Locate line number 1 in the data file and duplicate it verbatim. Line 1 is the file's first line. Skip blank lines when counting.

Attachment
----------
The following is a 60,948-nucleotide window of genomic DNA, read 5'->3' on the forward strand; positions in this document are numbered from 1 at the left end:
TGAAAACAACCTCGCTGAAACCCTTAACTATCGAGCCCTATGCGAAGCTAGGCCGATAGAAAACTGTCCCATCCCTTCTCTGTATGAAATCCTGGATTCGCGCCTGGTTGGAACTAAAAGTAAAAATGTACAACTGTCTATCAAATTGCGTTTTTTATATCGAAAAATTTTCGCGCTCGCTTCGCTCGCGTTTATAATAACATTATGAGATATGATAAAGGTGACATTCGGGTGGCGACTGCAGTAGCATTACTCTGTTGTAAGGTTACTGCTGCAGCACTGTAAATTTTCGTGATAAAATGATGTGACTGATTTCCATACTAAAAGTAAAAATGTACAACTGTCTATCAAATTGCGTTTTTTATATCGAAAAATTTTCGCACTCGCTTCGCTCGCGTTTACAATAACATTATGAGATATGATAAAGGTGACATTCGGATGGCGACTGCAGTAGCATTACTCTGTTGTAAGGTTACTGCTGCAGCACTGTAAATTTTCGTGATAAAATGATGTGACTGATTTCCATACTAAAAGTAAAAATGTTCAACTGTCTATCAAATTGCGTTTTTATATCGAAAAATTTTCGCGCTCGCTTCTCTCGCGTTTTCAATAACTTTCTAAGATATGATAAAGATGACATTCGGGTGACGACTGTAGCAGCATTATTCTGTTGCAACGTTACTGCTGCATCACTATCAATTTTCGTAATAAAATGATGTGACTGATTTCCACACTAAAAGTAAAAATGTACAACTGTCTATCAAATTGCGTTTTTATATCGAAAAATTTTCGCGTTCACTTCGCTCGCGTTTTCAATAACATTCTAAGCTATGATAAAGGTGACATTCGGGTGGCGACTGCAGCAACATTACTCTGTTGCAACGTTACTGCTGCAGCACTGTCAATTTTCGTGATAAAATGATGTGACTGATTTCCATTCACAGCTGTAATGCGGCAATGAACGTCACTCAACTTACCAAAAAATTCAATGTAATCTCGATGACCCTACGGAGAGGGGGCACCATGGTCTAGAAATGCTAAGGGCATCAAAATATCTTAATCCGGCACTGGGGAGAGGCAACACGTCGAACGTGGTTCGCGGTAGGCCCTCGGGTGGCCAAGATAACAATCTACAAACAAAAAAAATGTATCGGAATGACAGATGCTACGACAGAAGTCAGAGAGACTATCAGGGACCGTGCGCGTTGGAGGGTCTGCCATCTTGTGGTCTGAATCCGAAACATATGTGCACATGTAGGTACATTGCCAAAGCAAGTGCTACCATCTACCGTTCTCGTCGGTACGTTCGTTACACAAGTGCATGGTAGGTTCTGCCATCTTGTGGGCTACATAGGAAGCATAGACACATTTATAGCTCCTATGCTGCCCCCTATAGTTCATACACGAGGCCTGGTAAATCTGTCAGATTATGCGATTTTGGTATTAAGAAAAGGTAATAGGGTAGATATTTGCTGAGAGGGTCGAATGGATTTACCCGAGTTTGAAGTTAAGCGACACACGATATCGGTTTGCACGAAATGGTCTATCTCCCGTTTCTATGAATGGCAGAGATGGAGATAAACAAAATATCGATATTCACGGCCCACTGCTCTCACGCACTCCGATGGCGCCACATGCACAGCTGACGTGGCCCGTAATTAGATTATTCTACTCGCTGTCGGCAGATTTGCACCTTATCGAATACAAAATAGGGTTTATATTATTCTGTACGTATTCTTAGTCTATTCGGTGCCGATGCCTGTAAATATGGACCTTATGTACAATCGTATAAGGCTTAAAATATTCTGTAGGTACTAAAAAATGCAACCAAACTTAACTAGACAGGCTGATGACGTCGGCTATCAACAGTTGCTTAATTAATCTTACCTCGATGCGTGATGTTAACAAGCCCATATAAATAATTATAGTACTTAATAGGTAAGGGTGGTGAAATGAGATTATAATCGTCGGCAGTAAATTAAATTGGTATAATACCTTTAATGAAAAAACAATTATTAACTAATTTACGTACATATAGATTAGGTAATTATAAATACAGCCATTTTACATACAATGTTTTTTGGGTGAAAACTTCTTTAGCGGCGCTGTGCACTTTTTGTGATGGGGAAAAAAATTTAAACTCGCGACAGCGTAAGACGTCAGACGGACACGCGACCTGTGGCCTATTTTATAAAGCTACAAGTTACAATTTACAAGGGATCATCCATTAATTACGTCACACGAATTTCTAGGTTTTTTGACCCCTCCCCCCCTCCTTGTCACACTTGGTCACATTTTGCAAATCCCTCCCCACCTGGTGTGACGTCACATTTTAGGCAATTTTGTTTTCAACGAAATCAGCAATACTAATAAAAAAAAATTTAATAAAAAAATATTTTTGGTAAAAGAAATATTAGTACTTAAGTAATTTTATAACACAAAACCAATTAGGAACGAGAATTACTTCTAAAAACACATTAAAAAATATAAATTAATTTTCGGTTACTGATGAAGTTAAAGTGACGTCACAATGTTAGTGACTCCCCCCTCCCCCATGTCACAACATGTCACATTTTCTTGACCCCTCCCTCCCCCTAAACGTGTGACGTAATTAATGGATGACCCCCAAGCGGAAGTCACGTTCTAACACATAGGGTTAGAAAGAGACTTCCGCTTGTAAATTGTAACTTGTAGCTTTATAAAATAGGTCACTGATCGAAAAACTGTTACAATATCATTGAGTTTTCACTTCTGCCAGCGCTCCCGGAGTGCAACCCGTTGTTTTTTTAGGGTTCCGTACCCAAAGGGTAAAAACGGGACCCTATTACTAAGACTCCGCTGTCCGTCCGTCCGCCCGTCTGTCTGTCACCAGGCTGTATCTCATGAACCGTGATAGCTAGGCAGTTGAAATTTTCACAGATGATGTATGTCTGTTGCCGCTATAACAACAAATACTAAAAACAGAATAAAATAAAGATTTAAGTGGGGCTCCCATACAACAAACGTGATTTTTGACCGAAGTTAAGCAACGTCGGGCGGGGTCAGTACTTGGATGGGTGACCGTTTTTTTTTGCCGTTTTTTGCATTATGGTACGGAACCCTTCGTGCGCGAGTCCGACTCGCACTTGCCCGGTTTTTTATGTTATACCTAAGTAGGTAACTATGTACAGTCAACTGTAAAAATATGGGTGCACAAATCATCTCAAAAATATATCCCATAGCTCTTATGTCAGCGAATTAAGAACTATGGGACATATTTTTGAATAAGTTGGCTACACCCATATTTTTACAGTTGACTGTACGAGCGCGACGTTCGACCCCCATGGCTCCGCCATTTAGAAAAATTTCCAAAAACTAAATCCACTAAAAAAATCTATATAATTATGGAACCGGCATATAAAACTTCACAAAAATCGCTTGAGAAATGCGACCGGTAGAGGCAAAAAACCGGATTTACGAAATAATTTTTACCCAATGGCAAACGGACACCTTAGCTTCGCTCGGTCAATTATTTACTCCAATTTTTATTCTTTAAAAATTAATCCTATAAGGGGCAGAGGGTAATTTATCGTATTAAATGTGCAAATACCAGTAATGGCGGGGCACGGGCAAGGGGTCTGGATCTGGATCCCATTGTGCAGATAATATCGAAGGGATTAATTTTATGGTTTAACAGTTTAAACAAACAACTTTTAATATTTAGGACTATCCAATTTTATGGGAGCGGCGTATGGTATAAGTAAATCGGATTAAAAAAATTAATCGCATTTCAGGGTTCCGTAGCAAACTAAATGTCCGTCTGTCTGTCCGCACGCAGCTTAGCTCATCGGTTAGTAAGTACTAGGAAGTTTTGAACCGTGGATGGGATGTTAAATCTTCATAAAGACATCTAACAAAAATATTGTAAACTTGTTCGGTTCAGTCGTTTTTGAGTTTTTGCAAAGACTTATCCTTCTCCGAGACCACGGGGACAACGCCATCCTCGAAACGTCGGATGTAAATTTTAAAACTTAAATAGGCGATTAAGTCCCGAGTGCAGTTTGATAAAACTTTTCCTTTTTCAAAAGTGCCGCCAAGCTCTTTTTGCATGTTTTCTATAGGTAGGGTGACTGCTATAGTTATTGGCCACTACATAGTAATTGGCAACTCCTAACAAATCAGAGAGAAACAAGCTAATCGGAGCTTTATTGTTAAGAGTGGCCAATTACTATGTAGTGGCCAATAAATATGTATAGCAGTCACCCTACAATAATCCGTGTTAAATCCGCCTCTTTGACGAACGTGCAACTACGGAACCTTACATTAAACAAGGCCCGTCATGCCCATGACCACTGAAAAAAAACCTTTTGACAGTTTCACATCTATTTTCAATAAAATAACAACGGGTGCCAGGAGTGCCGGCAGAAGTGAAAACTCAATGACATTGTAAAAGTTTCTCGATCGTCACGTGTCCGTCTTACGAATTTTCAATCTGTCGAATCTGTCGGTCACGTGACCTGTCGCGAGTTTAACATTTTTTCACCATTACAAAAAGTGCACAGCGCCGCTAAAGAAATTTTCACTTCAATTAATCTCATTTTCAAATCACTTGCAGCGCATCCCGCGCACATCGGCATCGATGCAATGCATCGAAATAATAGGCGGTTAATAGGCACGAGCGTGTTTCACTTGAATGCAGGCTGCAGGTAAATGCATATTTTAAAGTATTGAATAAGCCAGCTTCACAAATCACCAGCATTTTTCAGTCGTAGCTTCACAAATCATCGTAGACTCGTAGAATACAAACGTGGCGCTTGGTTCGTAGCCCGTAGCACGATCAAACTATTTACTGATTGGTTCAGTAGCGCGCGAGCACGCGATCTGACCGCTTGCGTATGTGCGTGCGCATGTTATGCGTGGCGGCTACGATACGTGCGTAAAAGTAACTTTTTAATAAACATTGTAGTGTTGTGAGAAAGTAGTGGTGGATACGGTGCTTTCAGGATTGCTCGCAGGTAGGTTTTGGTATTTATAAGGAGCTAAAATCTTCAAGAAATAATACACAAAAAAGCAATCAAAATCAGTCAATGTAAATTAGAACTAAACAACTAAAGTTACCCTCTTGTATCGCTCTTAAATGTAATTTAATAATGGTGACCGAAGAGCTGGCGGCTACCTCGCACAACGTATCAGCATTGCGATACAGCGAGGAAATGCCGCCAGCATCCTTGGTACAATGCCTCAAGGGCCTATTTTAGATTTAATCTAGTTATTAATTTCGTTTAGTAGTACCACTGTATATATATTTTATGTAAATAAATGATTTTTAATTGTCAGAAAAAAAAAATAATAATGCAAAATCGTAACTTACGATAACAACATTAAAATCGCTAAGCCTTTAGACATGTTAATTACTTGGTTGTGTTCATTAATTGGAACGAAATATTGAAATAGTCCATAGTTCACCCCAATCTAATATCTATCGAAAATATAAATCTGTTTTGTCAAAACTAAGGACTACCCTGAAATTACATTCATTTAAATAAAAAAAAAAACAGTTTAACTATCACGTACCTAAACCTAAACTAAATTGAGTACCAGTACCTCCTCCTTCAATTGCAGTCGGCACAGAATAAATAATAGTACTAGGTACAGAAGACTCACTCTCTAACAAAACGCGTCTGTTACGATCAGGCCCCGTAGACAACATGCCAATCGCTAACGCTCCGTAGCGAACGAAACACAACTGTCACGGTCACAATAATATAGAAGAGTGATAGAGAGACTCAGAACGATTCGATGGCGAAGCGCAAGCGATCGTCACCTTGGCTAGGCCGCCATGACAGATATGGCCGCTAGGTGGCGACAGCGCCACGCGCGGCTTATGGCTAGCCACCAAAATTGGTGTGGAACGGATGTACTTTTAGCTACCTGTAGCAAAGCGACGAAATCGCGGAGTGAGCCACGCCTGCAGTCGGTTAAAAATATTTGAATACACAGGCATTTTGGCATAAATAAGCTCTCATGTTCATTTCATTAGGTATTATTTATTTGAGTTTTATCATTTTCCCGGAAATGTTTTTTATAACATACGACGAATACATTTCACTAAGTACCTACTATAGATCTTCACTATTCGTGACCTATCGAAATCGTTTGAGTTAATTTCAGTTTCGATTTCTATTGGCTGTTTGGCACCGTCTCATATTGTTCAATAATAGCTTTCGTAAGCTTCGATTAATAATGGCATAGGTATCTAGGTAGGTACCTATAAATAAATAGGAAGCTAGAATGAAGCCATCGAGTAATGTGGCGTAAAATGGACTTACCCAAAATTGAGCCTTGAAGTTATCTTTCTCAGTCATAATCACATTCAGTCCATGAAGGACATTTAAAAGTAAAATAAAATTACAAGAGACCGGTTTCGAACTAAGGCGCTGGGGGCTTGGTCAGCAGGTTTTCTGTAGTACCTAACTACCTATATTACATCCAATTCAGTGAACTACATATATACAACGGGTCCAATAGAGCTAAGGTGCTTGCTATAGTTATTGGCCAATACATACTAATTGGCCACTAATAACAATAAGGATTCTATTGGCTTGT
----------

The following is a 60,948-nucleotide window of genomic DNA, read 5'->3' on the forward strand; positions in this document are numbered from 1 at the left end: